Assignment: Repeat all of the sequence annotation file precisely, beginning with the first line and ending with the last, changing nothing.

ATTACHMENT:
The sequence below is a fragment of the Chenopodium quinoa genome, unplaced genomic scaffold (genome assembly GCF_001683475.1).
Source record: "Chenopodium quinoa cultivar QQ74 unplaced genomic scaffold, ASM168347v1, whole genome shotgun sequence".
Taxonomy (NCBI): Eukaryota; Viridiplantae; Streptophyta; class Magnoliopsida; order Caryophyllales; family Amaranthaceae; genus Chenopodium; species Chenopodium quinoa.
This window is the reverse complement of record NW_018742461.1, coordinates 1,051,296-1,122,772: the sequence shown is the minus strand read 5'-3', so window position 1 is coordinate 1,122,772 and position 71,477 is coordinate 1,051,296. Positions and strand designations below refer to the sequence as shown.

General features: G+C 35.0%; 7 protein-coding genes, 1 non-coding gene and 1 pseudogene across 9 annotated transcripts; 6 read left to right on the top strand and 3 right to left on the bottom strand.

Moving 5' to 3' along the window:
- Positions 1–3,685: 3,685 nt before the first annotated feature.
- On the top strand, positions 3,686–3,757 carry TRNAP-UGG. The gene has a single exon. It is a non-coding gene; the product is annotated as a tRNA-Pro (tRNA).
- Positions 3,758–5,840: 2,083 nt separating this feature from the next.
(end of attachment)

The sequence below is a fragment of the Chenopodium quinoa genome, unplaced genomic scaffold (genome assembly GCF_001683475.1).
Source record: "Chenopodium quinoa cultivar QQ74 unplaced genomic scaffold, ASM168347v1, whole genome shotgun sequence".
Taxonomy (NCBI): Eukaryota; Viridiplantae; Streptophyta; class Magnoliopsida; order Caryophyllales; family Amaranthaceae; genus Chenopodium; species Chenopodium quinoa.
This window is the reverse complement of record NW_018742461.1, coordinates 1,051,296-1,122,772: the sequence shown is the minus strand read 5'-3', so window position 1 is coordinate 1,122,772 and position 71,477 is coordinate 1,051,296. Positions and strand designations below refer to the sequence as shown.

General features: G+C 35.0%; 7 protein-coding genes, 1 non-coding gene and 1 pseudogene across 9 annotated transcripts; 6 read left to right on the top strand and 3 right to left on the bottom strand.

Moving 5' to 3' along the window:
- Positions 1–3,685: 3,685 nt before the first annotated feature.
- On the top strand, positions 3,686–3,757 carry TRNAP-UGG. The gene has a single exon. It is a non-coding gene; the product is annotated as a tRNA-Pro (tRNA).
- Positions 3,758–5,840: 2,083 nt separating this feature from the next.